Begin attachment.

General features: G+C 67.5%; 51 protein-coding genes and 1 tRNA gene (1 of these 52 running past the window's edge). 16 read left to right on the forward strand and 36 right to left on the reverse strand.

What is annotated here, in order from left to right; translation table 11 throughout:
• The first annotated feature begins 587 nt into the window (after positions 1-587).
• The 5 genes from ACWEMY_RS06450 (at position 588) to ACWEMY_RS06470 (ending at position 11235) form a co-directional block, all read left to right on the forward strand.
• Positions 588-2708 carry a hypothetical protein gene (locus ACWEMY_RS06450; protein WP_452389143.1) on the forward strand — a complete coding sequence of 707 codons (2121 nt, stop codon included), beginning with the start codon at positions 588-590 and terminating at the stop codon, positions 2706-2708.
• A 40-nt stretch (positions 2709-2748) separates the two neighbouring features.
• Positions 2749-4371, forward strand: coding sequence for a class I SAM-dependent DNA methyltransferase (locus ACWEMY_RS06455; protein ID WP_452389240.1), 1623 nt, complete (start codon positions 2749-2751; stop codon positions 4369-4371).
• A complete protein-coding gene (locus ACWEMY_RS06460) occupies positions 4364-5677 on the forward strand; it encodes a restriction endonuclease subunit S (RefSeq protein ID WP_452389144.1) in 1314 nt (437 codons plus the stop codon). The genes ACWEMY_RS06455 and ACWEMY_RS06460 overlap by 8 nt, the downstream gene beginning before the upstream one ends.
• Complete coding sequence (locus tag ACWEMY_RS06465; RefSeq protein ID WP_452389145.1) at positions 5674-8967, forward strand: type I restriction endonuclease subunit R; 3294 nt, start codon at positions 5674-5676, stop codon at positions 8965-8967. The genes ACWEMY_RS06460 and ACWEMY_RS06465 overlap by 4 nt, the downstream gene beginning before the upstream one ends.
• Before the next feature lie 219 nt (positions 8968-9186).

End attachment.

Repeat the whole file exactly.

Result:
General features: G+C 67.5%; 51 protein-coding genes and 1 tRNA gene (1 of these 52 running past the window's edge). 16 read left to right on the forward strand and 36 right to left on the reverse strand.

What is annotated here, in order from left to right; translation table 11 throughout:
• The first annotated feature begins 587 nt into the window (after positions 1-587).
• The 5 genes from ACWEMY_RS06450 (at position 588) to ACWEMY_RS06470 (ending at position 11235) form a co-directional block, all read left to right on the forward strand.
• Positions 588-2708 carry a hypothetical protein gene (locus ACWEMY_RS06450; protein WP_452389143.1) on the forward strand — a complete coding sequence of 707 codons (2121 nt, stop codon included), beginning with the start codon at positions 588-590 and terminating at the stop codon, positions 2706-2708.
• A 40-nt stretch (positions 2709-2748) separates the two neighbouring features.
• Positions 2749-4371, forward strand: coding sequence for a class I SAM-dependent DNA methyltransferase (locus ACWEMY_RS06455; protein ID WP_452389240.1), 1623 nt, complete (start codon positions 2749-2751; stop codon positions 4369-4371).
• A complete protein-coding gene (locus ACWEMY_RS06460) occupies positions 4364-5677 on the forward strand; it encodes a restriction endonuclease subunit S (RefSeq protein ID WP_452389144.1) in 1314 nt (437 codons plus the stop codon). The genes ACWEMY_RS06455 and ACWEMY_RS06460 overlap by 8 nt, the downstream gene beginning before the upstream one ends.
• Complete coding sequence (locus tag ACWEMY_RS06465; RefSeq protein ID WP_452389145.1) at positions 5674-8967, forward strand: type I restriction endonuclease subunit R; 3294 nt, start codon at positions 5674-5676, stop codon at positions 8965-8967. The genes ACWEMY_RS06460 and ACWEMY_RS06465 overlap by 4 nt, the downstream gene beginning before the upstream one ends.
• Before the next feature lie 219 nt (positions 8968-9186).